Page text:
The recent unveiling of the final HIPAA omnibus rule has CIOs scratching their heads, according to the February healthsystemCIO.com Snap Survey, which found that just 17 percent have a “solid understanding” of the rule. The majority of CIOs (71 percent) comprehend the requirements “somewhat,” with a number of respondents noting that they haven’t had time to familiarize themselves with the rule.
Enabling patients who pay for treatments out of pocket to control who sees that information could place an even greater burden on clinicians, which can lead to increased use of workarounds and a higher risk of error, CIOs fear. “If a patient pays for a procedure and decides not to share the information related to that procedure,” asked one CIO, “what are the clinical implications for others who treat this person in the future and don’t know this information?”
The survey also found that half of CIOs believe patients should have input on whether their information is shared — but only in certain situations. A few respondents voiced concerns about the technical issues involved in sharing only part of a record, as well as liability issues that could surface. “I have serious concerns about the logistics of being able to track who is doing what related to those releases,” stated one respondent.
In terms of how the new rule will impact overall strategy, 58 percent of CIOs said they plan to reallocate resources and reprioritize projects. “We seem to be in a constant state of prioritization when it comes to all these changes,” noted one CIO.
(SnapSurveys are answered by the healthsystemCIO.com CIO Advisory Panel. To see a full-size version of all charts, click here. To go directly to a full-size version of any individual chart, click on that chart.)
1. How would you characterize your understanding of the final HIPAA omnibus rule?
I have a solid understanding of it
I understand it somewhat
- Our legal department and security firm along with our CISO are putting together an education session for our organization.
- I have not had enough time to become really familiar with it.
- I haven’t read the 138 page, three-column version yet. Aware of the hot button issues, plan to get smarter on it in the coming month. Goes into effect end of March.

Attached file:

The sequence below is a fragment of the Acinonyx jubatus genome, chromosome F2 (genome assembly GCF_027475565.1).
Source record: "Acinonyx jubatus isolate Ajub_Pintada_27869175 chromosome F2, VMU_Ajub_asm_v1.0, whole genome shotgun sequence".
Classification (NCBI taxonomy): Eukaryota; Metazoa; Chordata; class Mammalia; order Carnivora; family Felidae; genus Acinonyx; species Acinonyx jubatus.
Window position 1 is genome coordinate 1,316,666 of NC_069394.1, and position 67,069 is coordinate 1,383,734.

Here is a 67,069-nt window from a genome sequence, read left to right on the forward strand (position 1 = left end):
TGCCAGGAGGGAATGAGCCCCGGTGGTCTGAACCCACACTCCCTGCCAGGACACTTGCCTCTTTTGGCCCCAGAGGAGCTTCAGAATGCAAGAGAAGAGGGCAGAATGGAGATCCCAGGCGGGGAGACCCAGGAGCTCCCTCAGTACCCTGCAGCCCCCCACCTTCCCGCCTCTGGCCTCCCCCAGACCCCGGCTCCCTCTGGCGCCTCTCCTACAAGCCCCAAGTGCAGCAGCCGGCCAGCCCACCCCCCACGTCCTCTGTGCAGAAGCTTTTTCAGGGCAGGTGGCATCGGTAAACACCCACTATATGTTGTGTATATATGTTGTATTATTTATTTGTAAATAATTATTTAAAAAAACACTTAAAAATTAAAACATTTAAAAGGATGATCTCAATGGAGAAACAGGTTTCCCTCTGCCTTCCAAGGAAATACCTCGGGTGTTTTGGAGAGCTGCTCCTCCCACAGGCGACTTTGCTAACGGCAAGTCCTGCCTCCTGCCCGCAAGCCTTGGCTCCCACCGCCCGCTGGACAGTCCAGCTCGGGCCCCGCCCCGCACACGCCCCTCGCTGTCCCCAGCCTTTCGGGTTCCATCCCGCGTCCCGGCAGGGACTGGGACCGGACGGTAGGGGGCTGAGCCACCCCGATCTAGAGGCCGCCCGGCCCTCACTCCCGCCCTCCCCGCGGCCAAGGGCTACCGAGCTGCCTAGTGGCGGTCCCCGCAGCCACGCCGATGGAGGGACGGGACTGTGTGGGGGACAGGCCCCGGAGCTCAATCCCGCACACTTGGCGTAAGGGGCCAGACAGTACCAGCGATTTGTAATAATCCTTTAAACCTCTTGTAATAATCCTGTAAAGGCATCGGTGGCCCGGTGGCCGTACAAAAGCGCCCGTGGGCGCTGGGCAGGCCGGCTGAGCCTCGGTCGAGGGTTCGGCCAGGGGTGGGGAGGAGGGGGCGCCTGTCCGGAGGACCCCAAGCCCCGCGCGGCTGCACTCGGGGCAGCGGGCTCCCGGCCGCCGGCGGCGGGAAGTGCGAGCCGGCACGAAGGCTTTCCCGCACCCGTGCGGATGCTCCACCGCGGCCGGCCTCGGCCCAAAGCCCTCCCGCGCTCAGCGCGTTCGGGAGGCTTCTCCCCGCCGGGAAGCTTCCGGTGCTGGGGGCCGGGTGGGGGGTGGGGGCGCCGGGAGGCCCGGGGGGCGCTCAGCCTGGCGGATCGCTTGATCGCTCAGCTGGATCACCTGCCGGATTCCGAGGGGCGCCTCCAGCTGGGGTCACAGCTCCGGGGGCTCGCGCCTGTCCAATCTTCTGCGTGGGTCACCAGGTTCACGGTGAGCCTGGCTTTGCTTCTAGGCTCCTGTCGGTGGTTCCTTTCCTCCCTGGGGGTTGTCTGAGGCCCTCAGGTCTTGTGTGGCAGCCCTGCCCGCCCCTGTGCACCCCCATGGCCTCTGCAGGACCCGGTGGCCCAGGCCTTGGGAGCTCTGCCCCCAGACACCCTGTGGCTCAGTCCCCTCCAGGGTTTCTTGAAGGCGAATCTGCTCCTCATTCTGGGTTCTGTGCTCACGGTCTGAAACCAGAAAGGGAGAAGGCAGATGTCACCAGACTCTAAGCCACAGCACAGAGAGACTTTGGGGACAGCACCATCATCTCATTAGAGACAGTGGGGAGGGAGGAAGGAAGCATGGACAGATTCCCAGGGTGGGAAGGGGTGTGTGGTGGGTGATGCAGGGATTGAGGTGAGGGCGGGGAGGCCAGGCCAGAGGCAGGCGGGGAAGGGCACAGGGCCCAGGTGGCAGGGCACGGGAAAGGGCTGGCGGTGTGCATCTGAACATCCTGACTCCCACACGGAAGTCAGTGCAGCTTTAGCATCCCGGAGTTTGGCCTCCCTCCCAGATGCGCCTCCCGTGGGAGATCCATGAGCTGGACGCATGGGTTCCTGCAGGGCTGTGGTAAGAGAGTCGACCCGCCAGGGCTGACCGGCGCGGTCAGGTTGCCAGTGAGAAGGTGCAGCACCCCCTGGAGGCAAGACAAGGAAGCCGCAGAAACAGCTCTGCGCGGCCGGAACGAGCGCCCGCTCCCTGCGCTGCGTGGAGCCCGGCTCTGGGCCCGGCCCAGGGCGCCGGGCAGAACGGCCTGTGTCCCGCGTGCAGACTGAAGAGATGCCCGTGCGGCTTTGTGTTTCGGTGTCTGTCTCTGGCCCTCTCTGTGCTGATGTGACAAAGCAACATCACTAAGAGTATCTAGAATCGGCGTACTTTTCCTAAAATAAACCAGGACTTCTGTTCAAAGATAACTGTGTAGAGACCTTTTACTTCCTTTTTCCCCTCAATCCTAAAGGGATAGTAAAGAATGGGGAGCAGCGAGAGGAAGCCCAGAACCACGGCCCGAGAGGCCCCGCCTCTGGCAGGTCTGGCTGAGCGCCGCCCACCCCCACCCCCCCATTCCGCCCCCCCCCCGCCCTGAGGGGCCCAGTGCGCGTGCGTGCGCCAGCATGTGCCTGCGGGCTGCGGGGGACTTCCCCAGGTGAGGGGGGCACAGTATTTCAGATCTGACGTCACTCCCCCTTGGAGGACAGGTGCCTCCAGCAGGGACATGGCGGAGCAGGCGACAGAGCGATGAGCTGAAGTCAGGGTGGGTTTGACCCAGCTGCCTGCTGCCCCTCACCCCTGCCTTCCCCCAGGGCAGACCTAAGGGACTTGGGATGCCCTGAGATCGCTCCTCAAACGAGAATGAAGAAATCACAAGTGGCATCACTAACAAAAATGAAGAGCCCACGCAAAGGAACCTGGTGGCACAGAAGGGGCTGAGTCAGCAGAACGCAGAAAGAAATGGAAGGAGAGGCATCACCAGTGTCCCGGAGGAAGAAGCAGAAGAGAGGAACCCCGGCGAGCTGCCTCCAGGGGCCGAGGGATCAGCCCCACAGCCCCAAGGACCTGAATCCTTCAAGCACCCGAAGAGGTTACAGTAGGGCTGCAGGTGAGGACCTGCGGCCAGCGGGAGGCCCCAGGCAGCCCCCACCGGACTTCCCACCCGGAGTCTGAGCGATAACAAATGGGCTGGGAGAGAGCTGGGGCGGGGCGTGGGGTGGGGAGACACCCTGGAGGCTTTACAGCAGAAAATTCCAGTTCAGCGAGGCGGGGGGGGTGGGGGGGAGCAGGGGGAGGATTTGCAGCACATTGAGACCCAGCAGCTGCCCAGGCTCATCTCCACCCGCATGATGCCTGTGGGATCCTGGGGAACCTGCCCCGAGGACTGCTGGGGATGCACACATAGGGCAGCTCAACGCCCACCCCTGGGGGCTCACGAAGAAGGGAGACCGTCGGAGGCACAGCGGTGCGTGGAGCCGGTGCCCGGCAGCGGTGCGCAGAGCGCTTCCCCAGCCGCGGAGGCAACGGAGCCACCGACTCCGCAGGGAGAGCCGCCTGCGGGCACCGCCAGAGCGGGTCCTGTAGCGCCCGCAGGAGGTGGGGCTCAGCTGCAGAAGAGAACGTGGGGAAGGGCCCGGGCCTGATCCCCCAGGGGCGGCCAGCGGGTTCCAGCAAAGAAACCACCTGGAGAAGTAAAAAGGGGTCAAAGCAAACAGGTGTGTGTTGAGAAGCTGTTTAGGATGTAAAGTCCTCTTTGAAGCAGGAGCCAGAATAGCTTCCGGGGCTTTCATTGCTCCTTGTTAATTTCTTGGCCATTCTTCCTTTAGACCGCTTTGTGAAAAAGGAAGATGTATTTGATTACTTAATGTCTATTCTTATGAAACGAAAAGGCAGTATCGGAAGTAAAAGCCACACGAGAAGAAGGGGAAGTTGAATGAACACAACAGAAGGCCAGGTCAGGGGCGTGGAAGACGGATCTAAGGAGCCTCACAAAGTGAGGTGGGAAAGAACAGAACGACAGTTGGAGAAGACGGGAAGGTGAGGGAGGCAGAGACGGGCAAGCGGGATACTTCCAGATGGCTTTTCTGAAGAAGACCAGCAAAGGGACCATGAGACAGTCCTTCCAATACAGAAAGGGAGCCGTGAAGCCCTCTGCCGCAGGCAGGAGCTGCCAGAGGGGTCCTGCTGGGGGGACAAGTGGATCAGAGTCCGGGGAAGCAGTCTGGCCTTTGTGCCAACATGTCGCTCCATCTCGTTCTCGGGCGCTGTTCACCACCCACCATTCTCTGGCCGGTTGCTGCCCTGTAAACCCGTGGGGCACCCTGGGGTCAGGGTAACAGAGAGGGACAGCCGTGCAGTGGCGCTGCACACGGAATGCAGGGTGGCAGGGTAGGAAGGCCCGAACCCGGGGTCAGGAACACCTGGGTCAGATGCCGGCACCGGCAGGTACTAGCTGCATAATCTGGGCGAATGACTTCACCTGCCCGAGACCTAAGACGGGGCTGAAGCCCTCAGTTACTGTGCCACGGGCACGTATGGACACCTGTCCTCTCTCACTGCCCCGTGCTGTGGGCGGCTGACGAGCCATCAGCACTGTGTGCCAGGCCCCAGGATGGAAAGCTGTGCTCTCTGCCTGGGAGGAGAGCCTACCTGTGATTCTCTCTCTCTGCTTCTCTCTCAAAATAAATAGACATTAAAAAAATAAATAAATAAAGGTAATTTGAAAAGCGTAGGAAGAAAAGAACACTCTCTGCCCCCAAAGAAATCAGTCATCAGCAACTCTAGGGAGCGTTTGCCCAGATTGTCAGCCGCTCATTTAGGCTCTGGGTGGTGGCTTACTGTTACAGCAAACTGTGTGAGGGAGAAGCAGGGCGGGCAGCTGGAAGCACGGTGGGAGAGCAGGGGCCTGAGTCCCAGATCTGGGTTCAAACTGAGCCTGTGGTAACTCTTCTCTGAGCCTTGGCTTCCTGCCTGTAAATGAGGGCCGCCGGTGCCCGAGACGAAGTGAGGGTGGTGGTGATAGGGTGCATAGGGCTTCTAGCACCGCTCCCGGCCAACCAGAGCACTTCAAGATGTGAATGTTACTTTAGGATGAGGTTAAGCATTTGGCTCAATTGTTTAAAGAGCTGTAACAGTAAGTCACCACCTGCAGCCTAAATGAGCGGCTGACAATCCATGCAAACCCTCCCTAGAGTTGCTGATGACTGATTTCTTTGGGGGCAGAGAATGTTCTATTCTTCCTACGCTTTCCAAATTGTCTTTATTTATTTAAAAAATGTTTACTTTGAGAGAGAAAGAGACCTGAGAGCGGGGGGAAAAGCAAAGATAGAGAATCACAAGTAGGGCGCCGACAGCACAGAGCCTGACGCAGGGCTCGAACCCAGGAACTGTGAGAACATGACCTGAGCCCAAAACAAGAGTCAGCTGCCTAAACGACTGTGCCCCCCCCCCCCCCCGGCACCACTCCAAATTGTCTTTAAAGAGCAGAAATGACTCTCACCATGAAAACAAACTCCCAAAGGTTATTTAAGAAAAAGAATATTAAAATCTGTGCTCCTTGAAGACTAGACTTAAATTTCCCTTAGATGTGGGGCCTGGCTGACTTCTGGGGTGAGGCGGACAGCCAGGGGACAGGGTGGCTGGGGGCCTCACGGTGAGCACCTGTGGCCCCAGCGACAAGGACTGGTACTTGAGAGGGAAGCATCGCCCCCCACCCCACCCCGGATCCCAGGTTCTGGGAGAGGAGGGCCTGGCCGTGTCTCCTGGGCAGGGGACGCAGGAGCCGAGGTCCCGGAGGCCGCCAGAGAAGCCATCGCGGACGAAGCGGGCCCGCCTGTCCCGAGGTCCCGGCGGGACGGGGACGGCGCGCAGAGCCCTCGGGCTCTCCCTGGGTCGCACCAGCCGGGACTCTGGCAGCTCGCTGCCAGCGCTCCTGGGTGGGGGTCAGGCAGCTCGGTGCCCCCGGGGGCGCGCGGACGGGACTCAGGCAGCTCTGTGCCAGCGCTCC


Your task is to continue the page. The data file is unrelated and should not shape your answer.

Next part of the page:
I don’t understand it
- I haven’t seen the final rules around these changes.
2. Do you believe patients should be entitled to control the sharing of their records?
- I have serious concerns about the logistics of being able to track who is doing what related to those releases.
- There is a difference between the whole record and parts of the record. There are technical issues with controling parts of the record, so that may not be feasible until the vendors catch up.
- Yes, but current EHR products do not support the granularity to administer patient control.
Yes, but only in certain situations
- Reasonable tests ought to be applied, and defined.
- We, as a society, need to get real about this. Talk to your friends and family. If they are anything like mine, once they know how the information will be shared, they are most willing to have it shared. We (our state and national ‘leaders’) are allowing the vocal majority of privacy radicals set the discussion tone. If we (the great US of A) want to drive waste out of healthcare, it starts with the sharing of healthcare data. Will accept a VERY few set of minor exceptions (HIV as one example).
- I believe physicians treating a patient have the right to have the patient’s complete medical history, regardless of patient content. I do not agree that insurance companies have a right to any information that the patient paid for out of pocket.
3. What is your biggest concern in terms of ensuring compliance with the rule?
Added burden on providers
Increased risk for error
Use of workarounds
All of the above
- If a patient pays for a procedure and decides not to share the information related to that procedure, what are the clinical implications for others who treat this person in the future and don’t know this information?
- Based on total number of breaches to date, healthcare in general is not in compliance with previous rules. My guess is that most organization will be in non-compliance when this rule takes effect.
- The tools to make it easy on the providers may not be there — without the tools to make this happen at a “push of the button,” all of the issues you call out will be incurred.
- Technical challenges.
4. Do you plan to use consultants to ensure your organization is prepared to comply with the rule?
- Attorneys yes, consultants no.
- We already have a security firm under contract based on previous rules. This will just be added to the mix.
Not sure yet
- Probably not.
5. In what ways will the new rule impact your overall strategy?
We’ll reallocate resources
We’ll reprioritize projects
- Not entirely sure at this point. Most likely it will be both a need to reallocate or allocate resources. We seem to be in a constant state of prioritization when it comes to all these changes.
None of the above
- Just have to figure out how to get this done while addressing all other existing priorities. Do more with less.
- Compared to previous rules, this one should not require reprioritization or reallocation of resources; that is, unless you are still catching up on compliance with previous rules.
- Not certain yet.
- We need time to fully assess implications but expect to fit the work into our schedule.